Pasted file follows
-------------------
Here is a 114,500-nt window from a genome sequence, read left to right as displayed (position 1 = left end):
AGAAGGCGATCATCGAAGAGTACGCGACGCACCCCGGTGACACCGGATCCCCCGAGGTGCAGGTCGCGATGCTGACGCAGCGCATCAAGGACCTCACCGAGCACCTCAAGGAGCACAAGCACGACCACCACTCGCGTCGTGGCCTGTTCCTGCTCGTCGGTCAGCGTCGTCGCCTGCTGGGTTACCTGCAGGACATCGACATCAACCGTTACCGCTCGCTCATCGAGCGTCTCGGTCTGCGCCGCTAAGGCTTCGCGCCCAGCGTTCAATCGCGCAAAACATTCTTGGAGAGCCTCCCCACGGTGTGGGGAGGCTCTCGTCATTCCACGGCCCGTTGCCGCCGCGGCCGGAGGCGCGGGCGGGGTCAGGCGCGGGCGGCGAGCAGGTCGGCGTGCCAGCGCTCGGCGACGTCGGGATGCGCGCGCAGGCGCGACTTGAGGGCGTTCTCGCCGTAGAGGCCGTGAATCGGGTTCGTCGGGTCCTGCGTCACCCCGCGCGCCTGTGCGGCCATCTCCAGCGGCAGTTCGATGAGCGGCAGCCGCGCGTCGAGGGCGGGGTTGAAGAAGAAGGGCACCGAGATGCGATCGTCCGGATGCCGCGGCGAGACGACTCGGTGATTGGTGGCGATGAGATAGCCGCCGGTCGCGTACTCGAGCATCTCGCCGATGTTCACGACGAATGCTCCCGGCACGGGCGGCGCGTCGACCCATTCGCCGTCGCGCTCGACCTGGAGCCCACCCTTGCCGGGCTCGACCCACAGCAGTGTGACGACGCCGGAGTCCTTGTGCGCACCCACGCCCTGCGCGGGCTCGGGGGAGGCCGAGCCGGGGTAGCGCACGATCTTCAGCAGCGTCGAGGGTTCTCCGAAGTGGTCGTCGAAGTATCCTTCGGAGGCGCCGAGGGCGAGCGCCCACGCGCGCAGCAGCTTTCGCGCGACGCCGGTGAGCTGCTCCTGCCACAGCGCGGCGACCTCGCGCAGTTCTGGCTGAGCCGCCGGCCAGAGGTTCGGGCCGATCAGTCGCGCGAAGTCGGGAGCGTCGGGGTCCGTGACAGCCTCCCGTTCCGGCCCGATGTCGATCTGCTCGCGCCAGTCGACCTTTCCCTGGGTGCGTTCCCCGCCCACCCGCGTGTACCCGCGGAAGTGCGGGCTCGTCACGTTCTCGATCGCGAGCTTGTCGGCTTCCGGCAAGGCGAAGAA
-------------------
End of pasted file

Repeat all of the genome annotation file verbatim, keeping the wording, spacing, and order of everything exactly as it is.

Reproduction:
Here is a 114,500-nt window from a genome sequence, read left to right as displayed (position 1 = left end):
AGAAGGCGATCATCGAAGAGTACGCGACGCACCCCGGTGACACCGGATCCCCCGAGGTGCAGGTCGCGATGCTGACGCAGCGCATCAAGGACCTCACCGAGCACCTCAAGGAGCACAAGCACGACCACCACTCGCGTCGTGGCCTGTTCCTGCTCGTCGGTCAGCGTCGTCGCCTGCTGGGTTACCTGCAGGACATCGACATCAACCGTTACCGCTCGCTCATCGAGCGTCTCGGTCTGCGCCGCTAAGGCTTCGCGCCCAGCGTTCAATCGCGCAAAACATTCTTGGAGAGCCTCCCCACGGTGTGGGGAGGCTCTCGTCATTCCACGGCCCGTTGCCGCCGCGGCCGGAGGCGCGGGCGGGGTCAGGCGCGGGCGGCGAGCAGGTCGGCGTGCCAGCGCTCGGCGACGTCGGGATGCGCGCGCAGGCGCGACTTGAGGGCGTTCTCGCCGTAGAGGCCGTGAATCGGGTTCGTCGGGTCCTGCGTCACCCCGCGCGCCTGTGCGGCCATCTCCAGCGGCAGTTCGATGAGCGGCAGCCGCGCGTCGAGGGCGGGGTTGAAGAAGAAGGGCACCGAGATGCGATCGTCCGGATGCCGCGGCGAGACGACTCGGTGATTGGTGGCGATGAGATAGCCGCCGGTCGCGTACTCGAGCATCTCGCCGATGTTCACGACGAATGCTCCCGGCACGGGCGGCGCGTCGACCCATTCGCCGTCGCGCTCGACCTGGAGCCCACCCTTGCCGGGCTCGACCCACAGCAGTGTGACGACGCCGGAGTCCTTGTGCGCACCCACGCCCTGCGCGGGCTCGGGGGAGGCCGAGCCGGGGTAGCGCACGATCTTCAGCAGCGTCGAGGGTTCTCCGAAGTGGTCGTCGAAGTATCCTTCGGAGGCGCCGAGGGCGAGCGCCCACGCGCGCAGCAGCTTTCGCGCGACGCCGGTGAGCTGCTCCTGCCACAGCGCGGCGACCTCGCGCAGTTCTGGCTGAGCCGCCGGCCAGAGGTTCGGGCCGATCAGTCGCGCGAAGTCGGGAGCGTCGGGGTCCGTGACAGCCTCCCGTTCCGGCCCGATGTCGATCTGCTCGCGCCAGTCGACCTTTCCCTGGGTGCGTTCCCCGCCCACCCGCGTGTACCCGCGGAAGTGCGGGCTCGTCACGTTCTCGATCGCGAGCTTGTCGGCTTCCGGCAAGGCGAAGAA